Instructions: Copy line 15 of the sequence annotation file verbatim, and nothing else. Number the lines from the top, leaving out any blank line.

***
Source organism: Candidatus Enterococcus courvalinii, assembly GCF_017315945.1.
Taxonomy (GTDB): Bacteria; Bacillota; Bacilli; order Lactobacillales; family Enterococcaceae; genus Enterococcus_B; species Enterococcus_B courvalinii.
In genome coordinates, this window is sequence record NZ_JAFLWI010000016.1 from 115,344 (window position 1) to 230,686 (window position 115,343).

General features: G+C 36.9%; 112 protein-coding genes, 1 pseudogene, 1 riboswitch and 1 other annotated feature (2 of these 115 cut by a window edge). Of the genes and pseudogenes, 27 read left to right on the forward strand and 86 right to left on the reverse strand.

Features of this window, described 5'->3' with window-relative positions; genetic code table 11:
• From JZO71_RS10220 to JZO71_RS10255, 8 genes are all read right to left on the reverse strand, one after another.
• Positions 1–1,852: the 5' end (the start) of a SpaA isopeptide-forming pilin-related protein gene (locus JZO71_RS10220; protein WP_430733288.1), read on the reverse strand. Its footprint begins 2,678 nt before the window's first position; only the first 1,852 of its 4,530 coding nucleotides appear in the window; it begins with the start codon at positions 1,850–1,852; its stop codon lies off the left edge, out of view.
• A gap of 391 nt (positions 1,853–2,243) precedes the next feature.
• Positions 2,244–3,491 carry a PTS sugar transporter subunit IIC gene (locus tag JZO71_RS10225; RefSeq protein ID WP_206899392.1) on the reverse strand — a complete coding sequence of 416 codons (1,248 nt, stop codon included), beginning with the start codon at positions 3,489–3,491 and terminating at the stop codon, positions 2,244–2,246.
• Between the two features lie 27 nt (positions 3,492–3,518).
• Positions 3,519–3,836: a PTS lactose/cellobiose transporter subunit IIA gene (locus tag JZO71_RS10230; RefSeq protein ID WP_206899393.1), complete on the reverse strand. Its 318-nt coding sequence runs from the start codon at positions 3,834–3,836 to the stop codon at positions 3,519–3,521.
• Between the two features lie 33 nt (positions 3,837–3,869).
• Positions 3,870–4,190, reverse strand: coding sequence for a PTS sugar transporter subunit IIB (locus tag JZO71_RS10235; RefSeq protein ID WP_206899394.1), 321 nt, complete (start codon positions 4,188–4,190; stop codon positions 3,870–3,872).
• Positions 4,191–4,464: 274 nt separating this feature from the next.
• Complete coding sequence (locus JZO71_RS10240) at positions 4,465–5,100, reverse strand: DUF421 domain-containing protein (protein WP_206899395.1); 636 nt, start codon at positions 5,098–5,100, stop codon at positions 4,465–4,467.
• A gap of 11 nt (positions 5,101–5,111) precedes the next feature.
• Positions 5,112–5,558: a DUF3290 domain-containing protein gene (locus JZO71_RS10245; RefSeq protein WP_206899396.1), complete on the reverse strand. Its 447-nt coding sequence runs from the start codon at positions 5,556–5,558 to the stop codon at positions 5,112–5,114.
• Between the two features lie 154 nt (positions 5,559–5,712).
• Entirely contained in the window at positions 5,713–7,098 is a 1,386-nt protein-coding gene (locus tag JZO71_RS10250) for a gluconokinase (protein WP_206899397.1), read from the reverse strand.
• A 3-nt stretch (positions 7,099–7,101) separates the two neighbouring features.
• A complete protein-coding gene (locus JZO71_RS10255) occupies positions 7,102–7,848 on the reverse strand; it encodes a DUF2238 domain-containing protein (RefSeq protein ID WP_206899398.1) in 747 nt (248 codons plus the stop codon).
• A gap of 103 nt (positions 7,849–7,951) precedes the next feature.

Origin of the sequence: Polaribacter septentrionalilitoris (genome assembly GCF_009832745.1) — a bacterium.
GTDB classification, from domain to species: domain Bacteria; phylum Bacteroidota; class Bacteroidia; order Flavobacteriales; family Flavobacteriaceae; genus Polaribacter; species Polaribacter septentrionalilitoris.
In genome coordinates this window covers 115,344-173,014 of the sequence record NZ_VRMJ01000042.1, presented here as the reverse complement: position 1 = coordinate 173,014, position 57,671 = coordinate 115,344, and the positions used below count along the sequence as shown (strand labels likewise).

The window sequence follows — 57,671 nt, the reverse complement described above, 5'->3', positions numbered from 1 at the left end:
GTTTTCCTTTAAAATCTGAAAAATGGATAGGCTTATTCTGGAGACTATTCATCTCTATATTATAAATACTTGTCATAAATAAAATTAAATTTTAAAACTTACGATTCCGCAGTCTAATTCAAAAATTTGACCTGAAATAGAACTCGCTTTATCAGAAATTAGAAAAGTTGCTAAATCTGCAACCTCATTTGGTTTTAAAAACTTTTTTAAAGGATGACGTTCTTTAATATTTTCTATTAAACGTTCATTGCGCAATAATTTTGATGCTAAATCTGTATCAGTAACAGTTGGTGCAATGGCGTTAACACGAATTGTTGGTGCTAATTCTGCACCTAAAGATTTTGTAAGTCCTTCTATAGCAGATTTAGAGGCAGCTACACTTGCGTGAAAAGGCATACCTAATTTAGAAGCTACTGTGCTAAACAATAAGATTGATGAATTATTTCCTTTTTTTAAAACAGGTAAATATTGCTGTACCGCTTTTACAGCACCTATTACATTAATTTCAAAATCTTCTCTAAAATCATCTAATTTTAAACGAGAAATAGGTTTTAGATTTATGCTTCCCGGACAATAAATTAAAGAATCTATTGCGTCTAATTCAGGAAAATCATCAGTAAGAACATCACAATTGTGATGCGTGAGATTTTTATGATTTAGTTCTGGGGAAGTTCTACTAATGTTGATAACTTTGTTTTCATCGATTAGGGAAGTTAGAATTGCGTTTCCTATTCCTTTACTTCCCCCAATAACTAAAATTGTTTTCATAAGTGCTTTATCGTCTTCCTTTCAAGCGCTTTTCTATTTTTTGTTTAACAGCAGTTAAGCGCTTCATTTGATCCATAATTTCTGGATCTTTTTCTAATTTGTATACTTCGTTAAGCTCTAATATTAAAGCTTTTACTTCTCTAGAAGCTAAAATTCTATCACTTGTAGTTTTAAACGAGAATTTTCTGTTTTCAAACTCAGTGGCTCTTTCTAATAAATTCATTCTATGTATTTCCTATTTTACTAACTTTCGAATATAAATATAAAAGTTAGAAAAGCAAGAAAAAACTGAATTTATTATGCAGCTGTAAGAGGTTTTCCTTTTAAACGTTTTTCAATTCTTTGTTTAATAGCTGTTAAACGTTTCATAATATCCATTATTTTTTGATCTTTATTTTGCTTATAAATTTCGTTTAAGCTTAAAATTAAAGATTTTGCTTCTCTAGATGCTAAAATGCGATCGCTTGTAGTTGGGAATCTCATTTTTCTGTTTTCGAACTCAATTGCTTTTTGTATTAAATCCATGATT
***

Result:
• Complete coding sequence (locus JZO71_RS10240) at positions 4,465–5,100, reverse strand: DUF421 domain-containing protein (protein WP_206899395.1); 636 nt, start codon at positions 5,098–5,100, stop codon at positions 4,465–4,467.